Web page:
Know More About Palestine

Wednesday Nov. 7, 2012 10:22 PM (EST+7)

RAMALLAH, November 7 (JMCC) - Former Palestinian governor Zuhair Manasreh is trying to make a go of farming and exporting dates. But in the Jordan Valley, where Israel controls most of the land and resources and there is little Palestinian support, he is finding it an uphill battle, reports the Guardian.
In 2006, a year after retiring from politics, Manasreh hit upon the idea of dates. They take longer to spoil than olives and have a relatively high rate of return, he reasoned. The sweetest, plumpest majul dates flourish in the Jordan valley, not far from the Dead Sea. So he planted 7,000 trees there.

Initially, Manasreh relied entirely on his own capital but in 2011, when the bank refused to give him another loan, he merged with Palestinian business giants Padico, and Nakheel Palestine was born. The business now owns six farms, with 20,000 date palm trees, and employs 100 people (rising to 150 during the harvest). They also grow and export dates. They are yet to turn a profit. Manasreh's farms are surrounded by 28 Israeli settlements, occupying 90% of the Jordan valley.

A recent report by 21 NGOs found that the EU imports £185m worth of goods from Israeli settlements every year, mostly dates and citrus fruits – 15 times the value of European imports from Palestinians. Israeli dates are cheaper. Palestinian farmers aren't able to travel to Israeli ports to oversee their exports, so they hire Israeli middlemen. Their pesticides, boxes and shipping pallets are all bought from Israel.

According to Human Rights Watch, half a million Israeli settlers in the West Bank are taking more than their fair share of scant water resources. In the Jordan Valley, an estimated 9,000 settlers in Israeli agricultural settlements use one-quarter the total amount of water consumed by the entire Palestinian population of the West Bank, some 2.5 million people, says the report. Israel has drilled deep wells in the Jordan valley to supply its settlements. Palestinian farmers pay for extra water to be trucked in to irrigate their trees. All these extra costs mean that Palestinian dates are 25% more expensive than the settlement alternative.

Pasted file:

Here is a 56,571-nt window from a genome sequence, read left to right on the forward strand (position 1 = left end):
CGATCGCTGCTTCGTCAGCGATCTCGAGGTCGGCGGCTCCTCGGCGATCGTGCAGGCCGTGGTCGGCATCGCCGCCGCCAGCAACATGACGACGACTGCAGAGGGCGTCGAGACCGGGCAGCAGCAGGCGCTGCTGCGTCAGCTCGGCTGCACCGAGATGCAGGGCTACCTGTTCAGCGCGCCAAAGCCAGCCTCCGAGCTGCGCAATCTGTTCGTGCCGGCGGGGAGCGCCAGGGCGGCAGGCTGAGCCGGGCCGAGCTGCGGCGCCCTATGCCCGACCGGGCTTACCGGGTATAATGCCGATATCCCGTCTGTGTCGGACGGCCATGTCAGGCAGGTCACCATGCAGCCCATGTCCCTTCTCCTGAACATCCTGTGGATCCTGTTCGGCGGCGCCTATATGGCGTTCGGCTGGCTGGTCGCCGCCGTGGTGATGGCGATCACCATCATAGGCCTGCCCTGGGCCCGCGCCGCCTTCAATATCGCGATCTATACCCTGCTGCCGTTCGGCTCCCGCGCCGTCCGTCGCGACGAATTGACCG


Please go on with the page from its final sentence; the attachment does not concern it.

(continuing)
Manasreh's date farms are in Area C, land under full Israeli military control. He is fighting a demolition order on a well vital for the irrigation of his trees. He claims the pump is in Palestinian-controlled Area A, but Israel insists that it is in Area C, was built without an Israeli permit and must be destroyed. The discrepancy over the zone boundary is a matter of several trees.

But the critical issue, according to Manasreh, is a lack of support from the Palestinian government. The Israeli government offers generous subsidies to its settler producers, even reimbursing farmers obliged to pay EU import duties. The Palestinian Authority, meanwhile, has proposed a new tax on agricultural produce.

Waleed Assaf, the Palestinian Authority's agriculture minister, admits the government has not done enough for its farmers. Only 1% of the annual budget, and 4% of the development budget, is invested in agriculture. This is a conflict about land and we have been slow to come to this issue, Assaf concedes. He insists that agriculture, industry and tourism are set to become the government's new priorities.







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